2008-10-15

blog action day - poverty

So, here we are at blog action day... I have to say it caught me a bit by surprise, despite the email reminders :)

I think poverty, like many other things in life, is hard to understand if you haven't come in direct contact with it. Like Derek Webb says, "Poverty is so hard to see when it's only on your TV or 20 miles across town." I think another important thing to understand about poverty, which also relates to many other things in life, is that it's not very useful to understand it as an epidemic or a problem or whatever, without understanding what it means to an individual person.

In light of the current economic climate, particularly in the US, I think it may be appropriate to discuss how poverty plays into all of this.

In a time when many Americans are starting to worry about having to cut back on their spending (that is, to not be able to drive a $30,000 car or max out 5 different credit cards), I think it's important to note that a financial crunch like this actually brings a certain section of the population to the point where it will be difficult or impossible to feed their families nutritious meals. The situation of healthcare has gotten even worse, as they are working jobs which don't provide health insurance for their employees, now there is really no chance they will start, and those people are in even less of a position to pay for doctors' visits on their own.

People are starting to see their current health insurance coverage decline or disappear due to the financial difficulties of the institutions providing the insurance, as well as the financial hardships of their employers, who are less willing to pitch in to cover the cost. This is distressing, as most people simply don't have the money to pay for expensive medical procedures on their own, and should something happen to them, they would be leaving their family unable to provide for themselves.

Due to rising gas prices, goods which are transported long distances are getting more expensive, public transit is raising prices to cover operating costs, it's getting more expensive to travel by car - a lot of things are becoming more expensive.

This is all discomforting and annoying for everyone - but for people who have been just making it by previously, this is alarming. They aren't worried about cutting back on frivolous purchases at department stores, they're worrying about how to put food on the table every day, how to get to work every day, etc.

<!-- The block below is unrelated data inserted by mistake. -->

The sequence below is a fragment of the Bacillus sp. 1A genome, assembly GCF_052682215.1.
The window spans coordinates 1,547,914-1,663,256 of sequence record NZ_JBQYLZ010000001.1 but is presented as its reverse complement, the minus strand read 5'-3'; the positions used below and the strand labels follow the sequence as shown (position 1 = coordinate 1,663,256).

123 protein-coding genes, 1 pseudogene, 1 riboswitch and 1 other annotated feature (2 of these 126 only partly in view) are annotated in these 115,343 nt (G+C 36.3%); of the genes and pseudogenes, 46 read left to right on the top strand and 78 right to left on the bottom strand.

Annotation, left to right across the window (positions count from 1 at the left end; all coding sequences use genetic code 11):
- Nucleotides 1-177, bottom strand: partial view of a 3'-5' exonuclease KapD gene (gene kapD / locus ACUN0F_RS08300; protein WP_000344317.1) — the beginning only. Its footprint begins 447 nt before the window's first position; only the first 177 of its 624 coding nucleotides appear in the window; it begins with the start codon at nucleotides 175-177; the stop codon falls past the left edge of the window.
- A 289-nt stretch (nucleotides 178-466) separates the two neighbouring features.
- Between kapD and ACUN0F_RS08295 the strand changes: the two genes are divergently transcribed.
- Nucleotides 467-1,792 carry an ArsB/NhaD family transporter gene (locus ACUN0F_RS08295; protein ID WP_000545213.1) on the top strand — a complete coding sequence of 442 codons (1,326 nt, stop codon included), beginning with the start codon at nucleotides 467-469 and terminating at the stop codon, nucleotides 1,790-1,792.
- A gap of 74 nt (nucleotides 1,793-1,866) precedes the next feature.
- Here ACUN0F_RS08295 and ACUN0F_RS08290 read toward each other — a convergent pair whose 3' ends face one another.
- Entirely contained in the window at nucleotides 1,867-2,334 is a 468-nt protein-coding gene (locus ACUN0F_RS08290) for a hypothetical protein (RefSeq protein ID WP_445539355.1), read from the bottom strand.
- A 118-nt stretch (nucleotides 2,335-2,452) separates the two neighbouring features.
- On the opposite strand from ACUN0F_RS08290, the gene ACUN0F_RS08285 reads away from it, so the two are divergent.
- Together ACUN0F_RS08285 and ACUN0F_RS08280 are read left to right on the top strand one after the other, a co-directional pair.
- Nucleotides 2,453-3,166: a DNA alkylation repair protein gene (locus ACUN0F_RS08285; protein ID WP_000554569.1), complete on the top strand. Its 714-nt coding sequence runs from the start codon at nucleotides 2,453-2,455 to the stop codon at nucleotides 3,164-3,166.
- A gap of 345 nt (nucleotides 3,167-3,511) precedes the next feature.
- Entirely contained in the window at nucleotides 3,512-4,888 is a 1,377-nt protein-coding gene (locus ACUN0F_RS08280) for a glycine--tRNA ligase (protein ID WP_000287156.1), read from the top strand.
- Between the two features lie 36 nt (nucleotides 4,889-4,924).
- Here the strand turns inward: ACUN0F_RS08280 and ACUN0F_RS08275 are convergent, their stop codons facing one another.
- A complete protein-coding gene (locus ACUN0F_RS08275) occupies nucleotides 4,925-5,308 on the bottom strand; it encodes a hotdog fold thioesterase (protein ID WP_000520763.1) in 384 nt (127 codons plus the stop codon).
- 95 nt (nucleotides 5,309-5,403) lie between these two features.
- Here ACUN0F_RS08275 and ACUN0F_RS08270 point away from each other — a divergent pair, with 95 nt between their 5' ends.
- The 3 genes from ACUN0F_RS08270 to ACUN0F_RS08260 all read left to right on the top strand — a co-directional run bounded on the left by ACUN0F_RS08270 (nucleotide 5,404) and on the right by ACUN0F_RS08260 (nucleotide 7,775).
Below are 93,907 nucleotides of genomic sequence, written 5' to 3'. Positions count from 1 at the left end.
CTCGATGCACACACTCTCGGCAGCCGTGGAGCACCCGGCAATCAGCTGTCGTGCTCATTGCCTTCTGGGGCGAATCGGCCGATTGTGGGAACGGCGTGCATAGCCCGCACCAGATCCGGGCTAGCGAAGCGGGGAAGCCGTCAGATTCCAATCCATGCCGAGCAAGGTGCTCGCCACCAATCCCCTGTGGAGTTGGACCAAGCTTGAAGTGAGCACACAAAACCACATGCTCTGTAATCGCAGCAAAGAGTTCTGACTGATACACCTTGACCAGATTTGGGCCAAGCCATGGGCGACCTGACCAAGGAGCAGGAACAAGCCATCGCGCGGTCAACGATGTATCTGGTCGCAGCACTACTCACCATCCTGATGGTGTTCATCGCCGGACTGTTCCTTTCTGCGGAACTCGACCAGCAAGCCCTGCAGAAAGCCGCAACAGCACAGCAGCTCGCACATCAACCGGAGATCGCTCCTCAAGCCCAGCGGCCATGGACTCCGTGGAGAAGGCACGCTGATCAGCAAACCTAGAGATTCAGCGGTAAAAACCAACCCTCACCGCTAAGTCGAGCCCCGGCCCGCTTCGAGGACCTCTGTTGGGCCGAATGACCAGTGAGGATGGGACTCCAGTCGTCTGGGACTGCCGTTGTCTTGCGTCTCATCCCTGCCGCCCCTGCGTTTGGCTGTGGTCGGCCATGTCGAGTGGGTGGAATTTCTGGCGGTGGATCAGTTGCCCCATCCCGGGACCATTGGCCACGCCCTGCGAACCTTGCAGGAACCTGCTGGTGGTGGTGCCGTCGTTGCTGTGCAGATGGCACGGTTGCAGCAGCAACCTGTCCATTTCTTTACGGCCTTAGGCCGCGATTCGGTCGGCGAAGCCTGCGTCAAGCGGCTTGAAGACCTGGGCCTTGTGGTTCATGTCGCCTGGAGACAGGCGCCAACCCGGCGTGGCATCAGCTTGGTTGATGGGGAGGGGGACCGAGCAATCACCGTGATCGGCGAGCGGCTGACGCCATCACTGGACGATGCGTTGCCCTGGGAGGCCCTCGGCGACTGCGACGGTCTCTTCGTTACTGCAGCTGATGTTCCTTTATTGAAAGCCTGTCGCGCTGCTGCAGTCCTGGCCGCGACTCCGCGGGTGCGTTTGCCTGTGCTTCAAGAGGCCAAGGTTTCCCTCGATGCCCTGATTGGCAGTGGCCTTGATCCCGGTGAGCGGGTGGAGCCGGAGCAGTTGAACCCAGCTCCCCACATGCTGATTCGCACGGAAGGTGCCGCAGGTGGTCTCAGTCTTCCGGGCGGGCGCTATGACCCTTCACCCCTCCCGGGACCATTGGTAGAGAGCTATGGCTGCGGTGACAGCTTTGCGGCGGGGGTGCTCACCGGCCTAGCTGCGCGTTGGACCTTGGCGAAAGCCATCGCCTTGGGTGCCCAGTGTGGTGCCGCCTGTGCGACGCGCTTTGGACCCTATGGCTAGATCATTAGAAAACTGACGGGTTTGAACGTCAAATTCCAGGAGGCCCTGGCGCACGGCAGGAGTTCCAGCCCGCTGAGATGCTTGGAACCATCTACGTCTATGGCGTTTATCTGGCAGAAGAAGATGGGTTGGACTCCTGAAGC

I think it's important to see that the people in the lowest income percentages are impacted most heavily by economic fluctuations. A decrease in their income that would only cause a lot of grumbling from you, might cause someone else to have to make a serious decision about commuting to work by different means that cost less - that is, to actually drastically change their behavior. However, this also means that an increase in their income that would only elicit an unemotional "woo" from you, might also cause them a significant increase in financial stability.

I think for this reason, it's important to think about the possibility of giving up some of what you have to benefit others. In a time of political decisions, I think it's important to think about decisions you make and how they will effect *everyone* in society, not just your own income bracket. Don't just look out for your own interests, but think about how your decisions effect others.

Maybe we should start thinking about pushing our city and state governments to fully subsidize things like public transit, even if it costs us a little bit more in taxes, which we will hardly even notice in our monthly budgets, so that people who can't afford to drive a car will have a steady, reliable means to get to work no matter what.

Maybe we should start re-thinking what we can really call our 'rights' as people, and then think about how that effects the choices we make in terms of society, community, etc. Maybe some of those things we cling to are worth giving up for the benefit of someone else.

Options for acting to do something about poverty are all over the place. They exist in your town, city, state, and internationally. Go look for them. They exist in decisions you make every day. Be careful in how you vote. Give your time to help people. Think about how your daily choices effect people around you. Get to know people who are different than you.

We're all in this together, whether we like it or not, and every person who does well in a society benefits that society as a whole. Let's work toward that end.

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